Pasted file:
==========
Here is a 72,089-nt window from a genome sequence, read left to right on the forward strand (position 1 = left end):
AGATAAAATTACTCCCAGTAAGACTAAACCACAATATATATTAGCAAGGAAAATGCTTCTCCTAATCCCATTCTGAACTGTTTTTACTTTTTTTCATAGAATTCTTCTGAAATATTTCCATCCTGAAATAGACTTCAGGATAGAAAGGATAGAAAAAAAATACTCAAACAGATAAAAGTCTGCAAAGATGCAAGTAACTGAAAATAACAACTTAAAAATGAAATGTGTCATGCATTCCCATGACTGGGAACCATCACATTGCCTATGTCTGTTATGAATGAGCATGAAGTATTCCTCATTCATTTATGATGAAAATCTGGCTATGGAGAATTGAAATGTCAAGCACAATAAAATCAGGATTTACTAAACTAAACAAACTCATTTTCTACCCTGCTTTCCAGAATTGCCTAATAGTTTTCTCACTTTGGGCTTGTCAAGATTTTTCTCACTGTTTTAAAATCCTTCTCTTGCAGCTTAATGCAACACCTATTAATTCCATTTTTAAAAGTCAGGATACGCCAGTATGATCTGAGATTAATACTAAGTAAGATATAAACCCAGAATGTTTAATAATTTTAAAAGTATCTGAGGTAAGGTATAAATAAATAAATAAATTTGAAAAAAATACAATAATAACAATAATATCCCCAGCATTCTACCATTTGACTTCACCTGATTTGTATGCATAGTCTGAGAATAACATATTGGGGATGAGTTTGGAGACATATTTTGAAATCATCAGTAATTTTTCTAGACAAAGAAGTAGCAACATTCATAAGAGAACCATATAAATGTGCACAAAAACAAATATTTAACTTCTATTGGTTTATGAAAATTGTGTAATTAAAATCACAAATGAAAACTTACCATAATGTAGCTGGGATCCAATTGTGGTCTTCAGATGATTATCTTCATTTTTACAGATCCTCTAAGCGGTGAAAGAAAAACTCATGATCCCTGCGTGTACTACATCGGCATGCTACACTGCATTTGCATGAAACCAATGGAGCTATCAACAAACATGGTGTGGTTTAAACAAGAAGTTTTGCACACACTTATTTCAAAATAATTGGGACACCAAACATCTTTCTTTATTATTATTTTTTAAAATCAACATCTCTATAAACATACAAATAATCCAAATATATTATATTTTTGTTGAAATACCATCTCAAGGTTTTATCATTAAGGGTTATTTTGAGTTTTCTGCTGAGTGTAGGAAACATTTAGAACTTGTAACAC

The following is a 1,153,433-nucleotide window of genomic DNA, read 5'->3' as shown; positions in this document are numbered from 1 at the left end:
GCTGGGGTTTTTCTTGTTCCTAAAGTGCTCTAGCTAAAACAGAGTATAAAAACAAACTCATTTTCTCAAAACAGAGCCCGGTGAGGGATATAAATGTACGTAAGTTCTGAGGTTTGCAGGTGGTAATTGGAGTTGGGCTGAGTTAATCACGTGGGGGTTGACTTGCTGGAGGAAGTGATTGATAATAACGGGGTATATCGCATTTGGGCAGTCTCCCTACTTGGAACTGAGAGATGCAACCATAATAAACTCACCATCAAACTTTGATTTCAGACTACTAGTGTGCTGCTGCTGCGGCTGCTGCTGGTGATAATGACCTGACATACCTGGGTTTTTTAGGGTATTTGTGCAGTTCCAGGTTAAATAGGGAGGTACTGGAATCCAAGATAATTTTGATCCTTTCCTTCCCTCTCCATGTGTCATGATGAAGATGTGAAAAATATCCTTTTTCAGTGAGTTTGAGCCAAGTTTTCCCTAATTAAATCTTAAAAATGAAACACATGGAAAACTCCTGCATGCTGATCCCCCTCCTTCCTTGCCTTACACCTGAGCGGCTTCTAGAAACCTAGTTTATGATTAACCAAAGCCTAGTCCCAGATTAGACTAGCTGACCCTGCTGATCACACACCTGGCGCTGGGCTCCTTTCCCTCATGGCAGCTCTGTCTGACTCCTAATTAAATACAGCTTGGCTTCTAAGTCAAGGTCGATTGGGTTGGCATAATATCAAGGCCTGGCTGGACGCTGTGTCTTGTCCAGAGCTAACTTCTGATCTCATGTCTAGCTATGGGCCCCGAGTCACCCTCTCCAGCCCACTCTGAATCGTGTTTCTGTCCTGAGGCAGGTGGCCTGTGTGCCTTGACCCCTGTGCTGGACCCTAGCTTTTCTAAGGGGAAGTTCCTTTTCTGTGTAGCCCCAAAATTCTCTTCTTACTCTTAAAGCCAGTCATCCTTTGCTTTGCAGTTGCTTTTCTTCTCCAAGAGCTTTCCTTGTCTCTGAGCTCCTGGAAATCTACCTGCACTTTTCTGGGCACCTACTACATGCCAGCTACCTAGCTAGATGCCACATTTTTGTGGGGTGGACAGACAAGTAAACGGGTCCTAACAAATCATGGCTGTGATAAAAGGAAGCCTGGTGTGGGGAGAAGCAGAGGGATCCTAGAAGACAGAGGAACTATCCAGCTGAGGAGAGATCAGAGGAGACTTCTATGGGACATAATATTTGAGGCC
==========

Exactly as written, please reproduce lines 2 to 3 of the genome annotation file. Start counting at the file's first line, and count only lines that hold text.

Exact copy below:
AGATAAAATTACTCCCAGTAAGACTAAACCACAATATATATTAGCAAGGAAAATGCTTCTCCTAATCCCATTCTGAACTGTTTTTACTTTTTTTCATAGAATTCTTCTGAAATATTTCCATCCTGAAATAGACTTCAGGATAGAAAGGATAGAAAAAAAATACTCAAACAGATAAAAGTCTGCAAAGATGCAAGTAACTGAAAATAACAACTTAAAAATGAAATGTGTCATGCATTCCCATGACTGGGAACCATCACATTGCCTATGTCTGTTATGAATGAGCATGAAGTATTCCTCATTCATTTATGATGAAAATCTGGCTATGGAGAATTGAAATGTCAAGCACAATAAAATCAGGATTTACTAAACTAAACAAACTCATTTTCTACCCTGCTTTCCAGAATTGCCTAATAGTTTTCTCACTTTGGGCTTGTCAAGATTTTTCTCACTGTTTTAAAATCCTTCTCTTGCAGCTTAATGCAACACCTATTAATTCCATTTTTAAAAGTCAGGATACGCCAGTATGATCTGAGATTAATACTAAGTAAGATATAAACCCAGAATGTTTAATAATTTTAAAAGTATCTGAGGTAAGGTATAAATAAATAAATAAATTTGAAAAAAATACAATAATAACAATAATATCCCCAGCATTCTACCATTTGACTTCACCTGATTTGTATGCATAGTCTGAGAATAACATATTGGGGATGAGTTTGGAGACATATTTTGAAATCATCAGTAATTTTTCTAGACAAAGAAGTAGCAACATTCATAAGAGAACCATATAAATGTGCACAAAAACAAATATTTAACTTCTATTGGTTTATGAAAATTGTGTAATTAAAATCACAAATGAAAACTTACCATAATGTAGCTGGGATCCAATTGTGGTCTTCAGATGATTATCTTCATTTTTACAGATCCTCTAAGCGGTGAAAGAAAAACTCATGATCCCTGCGTGTACTACATCGGCATGCTACACTGCATTTGCATGAAACCAATGGAGCTATCAACAAACATGGTGTGGTTTAAACAAGAAGTTTTGCACACACTTATTTCAAAATAATTGGGACACCAAACATCTTTCTTTATTATTATTTTTTAAAATCAACATCTCTATAAACATACAAATAATCCAAATATATTATATTTTTGTTGAAATACCATCTCAAGGTTTTATCATTAAGGGTTATTTTGAGTTTTCTGCTGAGTGTAGGAAACATTTAGAACTTGTAACAC

The following is a 1,153,433-nucleotide window of genomic DNA, read 5'->3' as shown; positions in this document are numbered from 1 at the left end: